The common groupings in each category give you things to continue doing (what went well) and things that need improved (what went not so well). Then comes the fun bit!

Each team is given control of their own working processes, and are encouraged to discuss and decide on actions to improve the process where it’s been identified as being weak.

We then gather each team together for a reporting session at the end of the week, during which I teased out the common threads in each category, the items that everyone identified. That final session was interesting, and suggests that, despite having been split into small teams (8 people per team, including 1 tester and 1 technical writer) everyone identified some similar issues, and everyone agreed that certain things were working well.

One of the common “what went well” topics was agreement that having a tester and a technical writer embedded in the development team was of benefit, something I thought but hadn’t ever received feedback on until now. That was a nice moment.

Call it a debrief, call it a retrospective, but an honest appraisal is hugely beneficial. It can be hard, and at times the discussions were heated, but everyone was honest and upfront and we should see the benefits over the coming weeks of this release.

Now, does anyone know what I can do with a few thousand Post-Its??

UK readers, Skill Matters are running a session on Agile Retrospectives next week.

Portishead

After a fairly epic night out on Friday (why do I drink vodka shots when I don’t really like vodka…?), I was a little fuzzy round the edges on Saturday. I was also completely knackered having spent most of my week facilitating meetings, which is far more tiring than both it sounds and that I expected.

Frankly the thought of driving through to Edinburgh to stand in a crowd for a few hours wouldn’t have been my choice except for one reason. It was to hear Portishead, remember them? Two albums (three if you count the live one) and then.. nothing. Those two albums are part of my staple choice, my backup when I get bored and want something comfortable to listen to, music that I tend to have on in the background when I’m at home.

So when I heard (via a Twitter from Paul) that they were touring again I snapped up a ticket within the hour. The anticipation of seeing Portishead live, hearing THAT voice live started and I remember thinking that I needed not to let myself get too carried away, that it might not live up to the expectation I was setting in my head.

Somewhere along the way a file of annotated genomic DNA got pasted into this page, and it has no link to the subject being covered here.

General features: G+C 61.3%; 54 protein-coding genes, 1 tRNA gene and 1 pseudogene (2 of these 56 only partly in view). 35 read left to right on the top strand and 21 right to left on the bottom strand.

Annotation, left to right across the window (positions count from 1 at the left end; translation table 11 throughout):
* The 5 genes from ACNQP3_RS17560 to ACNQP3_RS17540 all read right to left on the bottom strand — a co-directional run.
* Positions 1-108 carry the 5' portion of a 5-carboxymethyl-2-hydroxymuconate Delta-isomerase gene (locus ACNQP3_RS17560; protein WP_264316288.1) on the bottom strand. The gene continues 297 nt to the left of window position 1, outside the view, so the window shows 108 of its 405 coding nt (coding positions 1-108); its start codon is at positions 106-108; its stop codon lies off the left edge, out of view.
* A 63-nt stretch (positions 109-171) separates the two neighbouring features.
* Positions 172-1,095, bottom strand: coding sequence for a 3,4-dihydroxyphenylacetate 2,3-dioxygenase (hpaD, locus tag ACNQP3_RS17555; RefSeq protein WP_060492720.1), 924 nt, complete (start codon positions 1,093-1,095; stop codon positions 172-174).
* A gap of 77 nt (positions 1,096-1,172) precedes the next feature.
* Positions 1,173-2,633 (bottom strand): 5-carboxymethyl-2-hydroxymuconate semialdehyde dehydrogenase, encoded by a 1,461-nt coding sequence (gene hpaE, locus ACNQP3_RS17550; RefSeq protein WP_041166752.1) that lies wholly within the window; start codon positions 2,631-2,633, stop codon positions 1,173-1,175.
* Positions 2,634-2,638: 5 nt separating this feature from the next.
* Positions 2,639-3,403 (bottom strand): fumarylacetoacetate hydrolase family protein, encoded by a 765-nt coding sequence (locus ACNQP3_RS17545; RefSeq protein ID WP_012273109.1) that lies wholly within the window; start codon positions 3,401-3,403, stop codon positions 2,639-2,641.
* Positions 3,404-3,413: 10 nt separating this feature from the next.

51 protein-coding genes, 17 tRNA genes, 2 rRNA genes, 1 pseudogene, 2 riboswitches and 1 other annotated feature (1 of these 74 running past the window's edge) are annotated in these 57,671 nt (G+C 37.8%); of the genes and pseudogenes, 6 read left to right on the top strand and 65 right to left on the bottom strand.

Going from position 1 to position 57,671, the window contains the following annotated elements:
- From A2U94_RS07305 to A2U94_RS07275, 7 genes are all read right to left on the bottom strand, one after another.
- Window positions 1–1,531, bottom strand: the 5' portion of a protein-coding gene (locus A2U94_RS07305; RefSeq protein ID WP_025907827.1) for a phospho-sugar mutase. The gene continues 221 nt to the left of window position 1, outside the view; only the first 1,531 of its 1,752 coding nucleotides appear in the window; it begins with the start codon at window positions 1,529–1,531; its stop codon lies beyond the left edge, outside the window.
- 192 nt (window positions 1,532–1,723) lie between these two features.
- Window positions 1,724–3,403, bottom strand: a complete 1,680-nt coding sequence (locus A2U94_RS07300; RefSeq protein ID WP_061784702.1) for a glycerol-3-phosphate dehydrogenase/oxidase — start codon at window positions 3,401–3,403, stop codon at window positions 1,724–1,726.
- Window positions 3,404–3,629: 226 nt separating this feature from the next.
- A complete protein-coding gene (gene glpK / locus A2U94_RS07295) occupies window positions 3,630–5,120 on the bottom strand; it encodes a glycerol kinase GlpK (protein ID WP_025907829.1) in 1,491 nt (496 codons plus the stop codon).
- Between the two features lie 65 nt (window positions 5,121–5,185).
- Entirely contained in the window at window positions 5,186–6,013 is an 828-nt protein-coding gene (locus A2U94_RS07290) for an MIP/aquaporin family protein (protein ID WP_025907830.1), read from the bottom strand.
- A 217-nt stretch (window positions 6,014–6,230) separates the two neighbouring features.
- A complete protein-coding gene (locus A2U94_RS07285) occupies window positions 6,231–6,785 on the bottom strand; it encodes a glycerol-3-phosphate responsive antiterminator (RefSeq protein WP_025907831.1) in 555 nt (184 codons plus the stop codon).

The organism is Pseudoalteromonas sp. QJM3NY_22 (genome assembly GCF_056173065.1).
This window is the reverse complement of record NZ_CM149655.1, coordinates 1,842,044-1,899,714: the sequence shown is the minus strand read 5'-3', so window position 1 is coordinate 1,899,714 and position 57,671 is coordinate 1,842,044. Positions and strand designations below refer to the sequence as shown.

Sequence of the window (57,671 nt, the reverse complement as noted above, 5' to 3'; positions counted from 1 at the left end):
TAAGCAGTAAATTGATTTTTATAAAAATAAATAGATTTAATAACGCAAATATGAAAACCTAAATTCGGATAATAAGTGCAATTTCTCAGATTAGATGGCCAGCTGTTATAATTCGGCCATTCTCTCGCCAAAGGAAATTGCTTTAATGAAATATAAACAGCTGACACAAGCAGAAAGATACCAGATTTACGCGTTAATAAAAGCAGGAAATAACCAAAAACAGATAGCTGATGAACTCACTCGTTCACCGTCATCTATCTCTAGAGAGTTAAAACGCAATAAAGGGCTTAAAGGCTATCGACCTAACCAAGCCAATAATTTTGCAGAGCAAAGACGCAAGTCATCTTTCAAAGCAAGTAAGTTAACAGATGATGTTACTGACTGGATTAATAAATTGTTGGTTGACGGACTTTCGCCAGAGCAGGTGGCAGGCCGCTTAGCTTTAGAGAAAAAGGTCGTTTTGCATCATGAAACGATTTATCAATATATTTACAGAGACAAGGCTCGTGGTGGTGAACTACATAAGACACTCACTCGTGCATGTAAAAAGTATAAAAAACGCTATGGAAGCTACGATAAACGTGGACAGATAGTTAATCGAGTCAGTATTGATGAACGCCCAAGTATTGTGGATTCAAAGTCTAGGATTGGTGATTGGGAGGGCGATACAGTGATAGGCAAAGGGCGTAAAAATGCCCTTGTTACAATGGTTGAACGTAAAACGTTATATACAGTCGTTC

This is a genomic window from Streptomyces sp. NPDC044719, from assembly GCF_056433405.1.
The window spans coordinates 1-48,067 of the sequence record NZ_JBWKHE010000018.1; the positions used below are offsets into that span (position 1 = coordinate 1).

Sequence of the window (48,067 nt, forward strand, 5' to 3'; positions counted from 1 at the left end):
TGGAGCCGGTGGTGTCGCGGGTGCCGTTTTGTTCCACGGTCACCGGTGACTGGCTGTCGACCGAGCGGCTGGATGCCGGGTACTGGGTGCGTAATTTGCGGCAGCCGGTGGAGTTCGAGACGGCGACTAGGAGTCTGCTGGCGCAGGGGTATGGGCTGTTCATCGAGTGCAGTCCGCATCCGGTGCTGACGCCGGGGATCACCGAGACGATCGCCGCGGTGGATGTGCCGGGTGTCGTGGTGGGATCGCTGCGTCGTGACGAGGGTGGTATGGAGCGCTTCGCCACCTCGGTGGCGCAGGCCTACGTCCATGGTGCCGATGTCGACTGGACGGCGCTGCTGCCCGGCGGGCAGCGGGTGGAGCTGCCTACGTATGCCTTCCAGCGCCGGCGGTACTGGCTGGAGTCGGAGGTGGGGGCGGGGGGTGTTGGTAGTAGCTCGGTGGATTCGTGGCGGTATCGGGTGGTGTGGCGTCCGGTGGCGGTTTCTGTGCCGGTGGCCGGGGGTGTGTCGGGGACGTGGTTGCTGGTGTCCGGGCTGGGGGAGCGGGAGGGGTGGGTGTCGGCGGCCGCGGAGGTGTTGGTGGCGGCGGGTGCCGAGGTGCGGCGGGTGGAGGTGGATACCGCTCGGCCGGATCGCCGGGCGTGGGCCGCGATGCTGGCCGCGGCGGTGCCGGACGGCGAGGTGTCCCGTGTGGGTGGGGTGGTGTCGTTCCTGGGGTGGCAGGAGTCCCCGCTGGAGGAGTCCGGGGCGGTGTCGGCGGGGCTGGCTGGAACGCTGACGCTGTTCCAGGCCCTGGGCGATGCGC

I was wrong. They were amazing.

It was one of those gigs that will forever change the way I listen to their music, it was one of those gigs that had moments when the entire place was silenced and in genuine awe of what they were hearing and watching, it was one of those gigs that you talk about with reverence in years to come.

It’s also one of those gigs that I’m struggling to capture with words. The way it veered from a ferocious assault to a genuinely heartfelt, lump in the throat moment, outlined their ability to deliver something much more than their album tracks. The way the atmosphere shifted through the gig, and how such a slight woman can hold a room of thousands in her hand and she rips emotions from within, delivering them with a snarl or a smile.

I’m wary that every gig is a good one, and that I take few risks when choosing which concerts I go to see, but I really wasn’t sure what to expect last night. I’ve held off writing this post to try and distant myself a little but I think I’ll stand by the Twitter message I frantically typed out, with slightly shaking hands, as I tumbled out of the venue. It may not be eloquent but it encapsulates my emotions at the time, and my feelings about the gig that still linger.

Pretty fuckin awesome.